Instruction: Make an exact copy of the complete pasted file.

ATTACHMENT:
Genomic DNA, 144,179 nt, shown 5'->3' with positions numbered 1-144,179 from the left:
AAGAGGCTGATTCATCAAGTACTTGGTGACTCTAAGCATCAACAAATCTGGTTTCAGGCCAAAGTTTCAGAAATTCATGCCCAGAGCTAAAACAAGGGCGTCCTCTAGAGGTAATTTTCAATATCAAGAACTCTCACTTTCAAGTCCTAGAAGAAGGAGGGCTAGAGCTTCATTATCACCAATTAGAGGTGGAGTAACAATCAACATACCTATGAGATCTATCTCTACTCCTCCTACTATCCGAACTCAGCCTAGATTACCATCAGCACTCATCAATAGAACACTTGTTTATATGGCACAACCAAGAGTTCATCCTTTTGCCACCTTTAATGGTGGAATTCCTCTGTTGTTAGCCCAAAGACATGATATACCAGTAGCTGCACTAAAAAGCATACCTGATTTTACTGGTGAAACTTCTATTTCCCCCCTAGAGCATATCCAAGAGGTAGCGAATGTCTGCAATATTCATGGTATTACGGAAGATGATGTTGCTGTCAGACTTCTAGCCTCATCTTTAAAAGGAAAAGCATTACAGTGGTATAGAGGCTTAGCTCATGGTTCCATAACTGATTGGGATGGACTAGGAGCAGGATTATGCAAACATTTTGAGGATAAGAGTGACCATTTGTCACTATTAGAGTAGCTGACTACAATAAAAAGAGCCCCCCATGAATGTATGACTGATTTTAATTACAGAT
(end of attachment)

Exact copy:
Genomic DNA, 144,179 nt, shown 5'->3' with positions numbered 1-144,179 from the left:
AAGAGGCTGATTCATCAAGTACTTGGTGACTCTAAGCATCAACAAATCTGGTTTCAGGCCAAAGTTTCAGAAATTCATGCCCAGAGCTAAAACAAGGGCGTCCTCTAGAGGTAATTTTCAATATCAAGAACTCTCACTTTCAAGTCCTAGAAGAAGGAGGGCTAGAGCTTCATTATCACCAATTAGAGGTGGAGTAACAATCAACATACCTATGAGATCTATCTCTACTCCTCCTACTATCCGAACTCAGCCTAGATTACCATCAGCACTCATCAATAGAACACTTGTTTATATGGCACAACCAAGAGTTCATCCTTTTGCCACCTTTAATGGTGGAATTCCTCTGTTGTTAGCCCAAAGACATGATATACCAGTAGCTGCACTAAAAAGCATACCTGATTTTACTGGTGAAACTTCTATTTCCCCCCTAGAGCATATCCAAGAGGTAGCGAATGTCTGCAATATTCATGGTATTACGGAAGATGATGTTGCTGTCAGACTTCTAGCCTCATCTTTAAAAGGAAAAGCATTACAGTGGTATAGAGGCTTAGCTCATGGTTCCATAACTGATTGGGATGGACTAGGAGCAGGATTATGCAAACATTTTGAGGATAAGAGTGACCATTTGTCACTATTAGAGTAGCTGACTACAATAAAAAGAGCCCCCCATGAATGTATGACTGATTTTAATTACAGAT